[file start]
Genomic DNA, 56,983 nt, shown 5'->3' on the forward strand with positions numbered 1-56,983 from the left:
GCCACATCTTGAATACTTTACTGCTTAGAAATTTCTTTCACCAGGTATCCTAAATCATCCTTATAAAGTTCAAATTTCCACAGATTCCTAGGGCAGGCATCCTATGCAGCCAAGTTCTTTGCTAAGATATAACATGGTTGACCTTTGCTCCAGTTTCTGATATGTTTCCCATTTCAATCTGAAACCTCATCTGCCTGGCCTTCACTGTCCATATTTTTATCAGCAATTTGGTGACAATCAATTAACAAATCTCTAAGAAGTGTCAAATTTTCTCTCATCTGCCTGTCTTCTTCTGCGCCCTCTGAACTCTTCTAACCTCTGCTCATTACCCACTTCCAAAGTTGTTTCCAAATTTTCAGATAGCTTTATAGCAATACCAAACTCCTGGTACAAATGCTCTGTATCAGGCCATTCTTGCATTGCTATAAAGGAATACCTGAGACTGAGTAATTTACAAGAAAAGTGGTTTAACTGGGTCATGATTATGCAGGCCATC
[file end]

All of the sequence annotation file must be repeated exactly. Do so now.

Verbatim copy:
Genomic DNA, 56,983 nt, shown 5'->3' on the forward strand with positions numbered 1-56,983 from the left:
GCCACATCTTGAATACTTTACTGCTTAGAAATTTCTTTCACCAGGTATCCTAAATCATCCTTATAAAGTTCAAATTTCCACAGATTCCTAGGGCAGGCATCCTATGCAGCCAAGTTCTTTGCTAAGATATAACATGGTTGACCTTTGCTCCAGTTTCTGATATGTTTCCCATTTCAATCTGAAACCTCATCTGCCTGGCCTTCACTGTCCATATTTTTATCAGCAATTTGGTGACAATCAATTAACAAATCTCTAAGAAGTGTCAAATTTTCTCTCATCTGCCTGTCTTCTTCTGCGCCCTCTGAACTCTTCTAACCTCTGCTCATTACCCACTTCCAAAGTTGTTTCCAAATTTTCAGATAGCTTTATAGCAATACCAAACTCCTGGTACAAATGCTCTGTATCAGGCCATTCTTGCATTGCTATAAAGGAATACCTGAGACTGAGTAATTTACAAGAAAAGTGGTTTAACTGGGTCATGATTATGCAGGCCATC